Oh, that Death Penalty Thing Again…

death penalty photoIt has been a couple years since the last death penalty confusion amassed, so it seems that once again, people are kicking dust up trying to make it seem like the death penalty is immoral. Surely they jest, right? But, the Catholic newspapers, all of them it seems, have rallied around taking a stance against it this past week. The Huffington Post happily reported on it.

Let’s not think that the newspapers have proclaimed a dogmatic teaching. Despite the best intentions and social activism to make this a pro-life issue, there is an equal and compelling pro-life argument in favor of the death penalty as well.

First, let’s get one thing straight:  the death penalty is not intrinsically evil. As Professor Rice wrote, way back in the 1990s for New American Magazine:

St. Thomas Aquinas argued that the common good requires that some men be removed from the community by execution:

The life of certain pestiferous men is an impediment to the common good which is the concord of human society…. Therefore, certain men must be removed by death from the society of men…. Therefore, the ruler of a state executes pestiferous men justly and sinlessly in order that the peace of the state may not be disrupted.

I love that term: pestiferous men. But our culture today only sees smoking tobacco and having a belief in God as evil.  You see, today people are even more confused than when Professor Rice wrote, and he explained the confusion back then:

Another justification for capital punishment is retribution, which some opponents of capital punishment confuse with vengeance. As a sound principle of natural law and common sense, the punishment should fit the crime. If someone had been convicted of the assassination of President Kennedy and the judge had sentenced him only to five years in prison, the nation would have been properly outraged. […] Retribution involves the rightful use of that penalty to restore that balance and thereby to promote the common good. Murder should be stigmatized as the crime of crimes. To punish it by imprisonment — a penalty qualitatively no different from that inflicted for embezzlement — is to devalue innocent life. Seen in this light, the death penalty promotes respect for innocent life.

death penalty photoI want to emphasize again that point he makes:  the punishment is supposed to fit the crime. There is a psychological problem at work here, in some ways, related to abortion. Since we have made abortion a crime with no punishment, under the guise of “legalizing” it, is it not necessary to cheapen the punishment for murder as well? Just a digression there to point out his point. There is room for debate in this, however, as Rice continues:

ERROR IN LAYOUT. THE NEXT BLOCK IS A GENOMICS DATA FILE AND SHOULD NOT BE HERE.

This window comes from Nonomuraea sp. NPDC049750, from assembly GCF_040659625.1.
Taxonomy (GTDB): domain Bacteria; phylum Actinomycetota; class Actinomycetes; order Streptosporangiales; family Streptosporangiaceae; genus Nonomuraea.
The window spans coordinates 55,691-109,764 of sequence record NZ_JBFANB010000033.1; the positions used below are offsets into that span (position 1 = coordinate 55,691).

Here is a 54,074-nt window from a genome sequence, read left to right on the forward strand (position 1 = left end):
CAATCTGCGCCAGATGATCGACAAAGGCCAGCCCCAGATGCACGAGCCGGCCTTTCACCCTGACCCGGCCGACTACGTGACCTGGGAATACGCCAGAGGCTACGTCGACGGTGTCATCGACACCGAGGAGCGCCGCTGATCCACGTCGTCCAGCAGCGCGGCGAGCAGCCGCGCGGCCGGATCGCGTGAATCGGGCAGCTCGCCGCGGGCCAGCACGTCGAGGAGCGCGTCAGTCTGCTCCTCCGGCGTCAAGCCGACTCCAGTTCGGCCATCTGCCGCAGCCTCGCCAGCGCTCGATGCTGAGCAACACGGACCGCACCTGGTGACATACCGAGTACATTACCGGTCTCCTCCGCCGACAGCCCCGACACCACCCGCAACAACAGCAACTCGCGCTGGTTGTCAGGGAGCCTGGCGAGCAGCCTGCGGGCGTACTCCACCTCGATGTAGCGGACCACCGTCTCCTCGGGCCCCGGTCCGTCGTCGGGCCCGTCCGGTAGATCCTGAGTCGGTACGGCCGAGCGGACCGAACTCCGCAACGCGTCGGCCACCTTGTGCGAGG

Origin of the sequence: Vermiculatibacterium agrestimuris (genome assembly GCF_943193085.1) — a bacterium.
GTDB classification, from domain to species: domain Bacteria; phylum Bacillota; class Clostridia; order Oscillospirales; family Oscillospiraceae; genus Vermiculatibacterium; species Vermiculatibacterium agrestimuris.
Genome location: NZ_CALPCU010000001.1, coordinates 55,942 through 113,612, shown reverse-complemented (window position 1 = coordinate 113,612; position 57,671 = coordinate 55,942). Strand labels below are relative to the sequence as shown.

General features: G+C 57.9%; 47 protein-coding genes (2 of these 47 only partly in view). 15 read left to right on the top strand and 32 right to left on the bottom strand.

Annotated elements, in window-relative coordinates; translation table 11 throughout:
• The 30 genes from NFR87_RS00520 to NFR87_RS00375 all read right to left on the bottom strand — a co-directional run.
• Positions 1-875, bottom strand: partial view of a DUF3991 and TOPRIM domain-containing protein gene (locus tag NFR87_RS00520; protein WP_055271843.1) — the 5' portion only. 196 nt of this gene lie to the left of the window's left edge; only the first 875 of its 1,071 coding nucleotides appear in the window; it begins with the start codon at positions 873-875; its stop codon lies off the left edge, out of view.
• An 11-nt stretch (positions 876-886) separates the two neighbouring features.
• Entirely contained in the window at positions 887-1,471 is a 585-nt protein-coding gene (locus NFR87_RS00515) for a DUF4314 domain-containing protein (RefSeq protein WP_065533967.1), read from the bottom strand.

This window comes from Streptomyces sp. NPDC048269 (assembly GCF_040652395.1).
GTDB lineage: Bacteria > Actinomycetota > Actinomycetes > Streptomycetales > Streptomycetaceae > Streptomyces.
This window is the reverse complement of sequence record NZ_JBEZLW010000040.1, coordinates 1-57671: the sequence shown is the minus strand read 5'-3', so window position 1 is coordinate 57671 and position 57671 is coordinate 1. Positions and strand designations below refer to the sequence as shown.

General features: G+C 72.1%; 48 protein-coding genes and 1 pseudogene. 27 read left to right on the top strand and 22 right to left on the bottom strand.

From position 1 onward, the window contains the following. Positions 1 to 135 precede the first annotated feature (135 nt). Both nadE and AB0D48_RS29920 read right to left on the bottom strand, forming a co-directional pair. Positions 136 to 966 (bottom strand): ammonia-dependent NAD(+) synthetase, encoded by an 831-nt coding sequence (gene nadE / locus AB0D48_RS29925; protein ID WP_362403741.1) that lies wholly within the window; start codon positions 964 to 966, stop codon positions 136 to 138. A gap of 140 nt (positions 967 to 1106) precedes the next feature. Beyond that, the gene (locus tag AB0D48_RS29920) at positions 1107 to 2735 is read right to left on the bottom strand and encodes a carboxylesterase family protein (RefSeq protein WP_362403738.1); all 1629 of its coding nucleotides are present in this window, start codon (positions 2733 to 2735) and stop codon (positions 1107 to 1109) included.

“The state’s moral authority to impose the death penalty, as with the moral authority to kill in a just war, ultimately rests on the fact that the state derives its authority from God who is the Lord of life. However, one can legitimately argue on prudential grounds that the death penalty ought not to be imposed in a particular society at a particular time. Perhaps the most telling prudential argument is that delays and excessive technicalities introduced into the criminal justice system by Supreme Court rulings have caused the death penalty to be a poor man’s punishment inflicted on those, often members of racial minorities, who lack the means to engage highly competent attorneys at the trial state of the proceedings. Ultimately, the solution to this problem is to restore a greater measure of realism to the criminal process so that the issue of guilt or innocence will not be obscured. Too often, criminal trials bear out the truth of Justice Benjamin Cardozo’s observation that “the criminal is to go free because the constable has blundered.”

Rice’s point is pertinent — there is a debate to be had, and it is worth constant discussion. Even Pope Benedict reminds us that this debate can reach both sides without implicating schism or a single line of Catholic thought:

“Not all moral issues have the same moral weight as abortion and euthanasia. For example, if a Catholic were to be at odds with the Holy Father on the application of capital punishment or on the decision to wage war, he would not for that reason be considered unworthy to present himself to receive Holy Communion. While the Church exhorts civil authorities to seek peace, not war, and to exercise discretion and mercy in imposing punishment on criminals, it may still be permissible to take up arms to repel an aggressor or to have recourse to capital punishment. There may be a legitimate diversity of opinion even among Catholics about waging war and applying the death penalty, but not however with regard to abortion and euthanasia.”

See Benedict’s (then Ratzinger) full letter here.

So we are allowed to debate this! Thank God! We can be Catholic and have different opinions on the death penalty and not have a dogma forced on us where there is none.  Let me repeat:  there is no dogmatic requirement of assent against the death penalty.

That means you can be pro-life and for the death penalty (but you saw that above).